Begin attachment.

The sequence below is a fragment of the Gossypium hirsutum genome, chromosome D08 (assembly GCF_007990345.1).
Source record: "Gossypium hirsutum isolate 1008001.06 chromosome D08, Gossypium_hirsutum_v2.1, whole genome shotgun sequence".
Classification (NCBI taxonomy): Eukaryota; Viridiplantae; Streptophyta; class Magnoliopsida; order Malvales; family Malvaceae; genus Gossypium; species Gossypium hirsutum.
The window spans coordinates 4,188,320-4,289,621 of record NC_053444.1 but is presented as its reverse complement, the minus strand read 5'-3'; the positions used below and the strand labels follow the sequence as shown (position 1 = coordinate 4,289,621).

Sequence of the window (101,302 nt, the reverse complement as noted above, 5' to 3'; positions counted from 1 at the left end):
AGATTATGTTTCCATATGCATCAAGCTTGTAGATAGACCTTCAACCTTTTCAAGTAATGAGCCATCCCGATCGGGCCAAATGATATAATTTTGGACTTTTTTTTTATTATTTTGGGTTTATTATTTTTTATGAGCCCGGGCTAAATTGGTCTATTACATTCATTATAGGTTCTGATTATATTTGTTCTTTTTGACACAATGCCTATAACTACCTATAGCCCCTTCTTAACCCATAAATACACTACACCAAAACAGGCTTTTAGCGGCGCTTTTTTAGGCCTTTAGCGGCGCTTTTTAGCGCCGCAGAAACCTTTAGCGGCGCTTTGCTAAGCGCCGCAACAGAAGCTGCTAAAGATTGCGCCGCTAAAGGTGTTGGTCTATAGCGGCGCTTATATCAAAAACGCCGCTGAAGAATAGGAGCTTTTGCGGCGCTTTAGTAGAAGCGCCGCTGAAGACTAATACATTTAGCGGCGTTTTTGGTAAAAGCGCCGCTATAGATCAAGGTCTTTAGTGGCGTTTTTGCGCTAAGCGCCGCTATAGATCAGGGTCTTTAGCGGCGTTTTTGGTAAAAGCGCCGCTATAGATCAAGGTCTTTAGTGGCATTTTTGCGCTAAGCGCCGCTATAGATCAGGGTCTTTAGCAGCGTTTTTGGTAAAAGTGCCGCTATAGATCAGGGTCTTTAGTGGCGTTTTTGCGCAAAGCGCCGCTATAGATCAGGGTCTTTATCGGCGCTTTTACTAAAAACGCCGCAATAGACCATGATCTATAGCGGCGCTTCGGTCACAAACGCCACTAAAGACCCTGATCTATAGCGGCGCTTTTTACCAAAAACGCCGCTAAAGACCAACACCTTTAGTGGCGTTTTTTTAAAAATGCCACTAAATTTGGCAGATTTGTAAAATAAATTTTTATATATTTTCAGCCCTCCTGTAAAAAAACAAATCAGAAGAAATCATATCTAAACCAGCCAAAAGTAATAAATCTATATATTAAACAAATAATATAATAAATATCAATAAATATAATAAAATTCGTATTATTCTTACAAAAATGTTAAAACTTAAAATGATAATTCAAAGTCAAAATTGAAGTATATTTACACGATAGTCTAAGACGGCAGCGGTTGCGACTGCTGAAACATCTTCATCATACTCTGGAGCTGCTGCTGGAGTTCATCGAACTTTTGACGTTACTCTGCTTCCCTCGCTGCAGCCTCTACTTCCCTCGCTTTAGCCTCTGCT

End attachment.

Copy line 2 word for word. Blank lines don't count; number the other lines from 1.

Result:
Source record: "Gossypium hirsutum isolate 1008001.06 chromosome D08, Gossypium_hirsutum_v2.1, whole genome shotgun sequence".